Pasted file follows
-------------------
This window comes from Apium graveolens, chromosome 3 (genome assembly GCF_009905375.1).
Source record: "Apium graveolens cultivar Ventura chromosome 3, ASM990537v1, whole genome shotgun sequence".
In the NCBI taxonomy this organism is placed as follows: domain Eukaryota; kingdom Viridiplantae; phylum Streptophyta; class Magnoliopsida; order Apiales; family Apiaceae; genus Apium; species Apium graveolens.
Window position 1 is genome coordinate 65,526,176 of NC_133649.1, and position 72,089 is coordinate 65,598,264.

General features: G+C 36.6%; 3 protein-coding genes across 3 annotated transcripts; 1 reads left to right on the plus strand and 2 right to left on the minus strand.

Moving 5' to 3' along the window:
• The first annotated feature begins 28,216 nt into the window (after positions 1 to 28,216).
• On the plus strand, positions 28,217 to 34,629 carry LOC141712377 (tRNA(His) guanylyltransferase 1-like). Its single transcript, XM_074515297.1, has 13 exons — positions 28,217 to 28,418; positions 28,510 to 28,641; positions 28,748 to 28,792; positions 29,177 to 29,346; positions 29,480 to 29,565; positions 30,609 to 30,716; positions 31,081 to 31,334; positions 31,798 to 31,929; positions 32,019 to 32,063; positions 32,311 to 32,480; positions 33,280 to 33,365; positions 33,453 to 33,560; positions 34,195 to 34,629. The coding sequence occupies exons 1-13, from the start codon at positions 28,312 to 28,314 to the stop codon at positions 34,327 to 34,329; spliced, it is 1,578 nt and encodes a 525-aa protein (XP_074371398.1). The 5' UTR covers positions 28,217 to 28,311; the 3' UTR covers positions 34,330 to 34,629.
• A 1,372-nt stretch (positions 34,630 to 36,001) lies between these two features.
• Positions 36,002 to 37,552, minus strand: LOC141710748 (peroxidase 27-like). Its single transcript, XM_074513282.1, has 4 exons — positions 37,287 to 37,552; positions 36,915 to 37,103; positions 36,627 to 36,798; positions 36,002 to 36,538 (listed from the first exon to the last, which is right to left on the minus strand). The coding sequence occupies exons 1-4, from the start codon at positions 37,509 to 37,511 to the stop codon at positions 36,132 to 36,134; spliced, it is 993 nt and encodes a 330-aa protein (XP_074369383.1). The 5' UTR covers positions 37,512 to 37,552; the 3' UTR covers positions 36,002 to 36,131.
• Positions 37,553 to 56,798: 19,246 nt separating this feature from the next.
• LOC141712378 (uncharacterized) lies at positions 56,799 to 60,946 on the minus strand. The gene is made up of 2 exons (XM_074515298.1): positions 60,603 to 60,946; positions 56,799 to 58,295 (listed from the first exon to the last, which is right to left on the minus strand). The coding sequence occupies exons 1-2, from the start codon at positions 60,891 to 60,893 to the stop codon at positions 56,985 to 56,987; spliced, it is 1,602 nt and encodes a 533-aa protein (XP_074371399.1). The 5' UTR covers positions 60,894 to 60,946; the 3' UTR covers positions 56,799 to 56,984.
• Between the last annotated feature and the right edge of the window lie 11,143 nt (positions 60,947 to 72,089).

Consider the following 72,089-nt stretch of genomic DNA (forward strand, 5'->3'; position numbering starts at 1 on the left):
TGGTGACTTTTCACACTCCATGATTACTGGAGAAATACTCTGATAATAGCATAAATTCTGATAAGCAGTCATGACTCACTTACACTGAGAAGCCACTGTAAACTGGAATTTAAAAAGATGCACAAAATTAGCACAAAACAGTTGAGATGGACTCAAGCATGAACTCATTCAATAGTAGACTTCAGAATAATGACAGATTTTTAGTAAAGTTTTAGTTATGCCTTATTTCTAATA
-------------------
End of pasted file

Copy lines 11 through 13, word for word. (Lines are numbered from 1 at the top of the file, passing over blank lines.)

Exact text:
• Positions 37,553 to 56,798: 19,246 nt separating this feature from the next.
• LOC141712378 (uncharacterized) lies at positions 56,799 to 60,946 on the minus strand. The gene is made up of 2 exons (XM_074515298.1): positions 60,603 to 60,946; positions 56,799 to 58,295 (listed from the first exon to the last, which is right to left on the minus strand). The coding sequence occupies exons 1-2, from the start codon at positions 60,891 to 60,893 to the stop codon at positions 56,985 to 56,987; spliced, it is 1,602 nt and encodes a 533-aa protein (XP_074371399.1). The 5' UTR covers positions 60,894 to 60,946; the 3' UTR covers positions 56,799 to 56,984.
• Between the last annotated feature and the right edge of the window lie 11,143 nt (positions 60,947 to 72,089).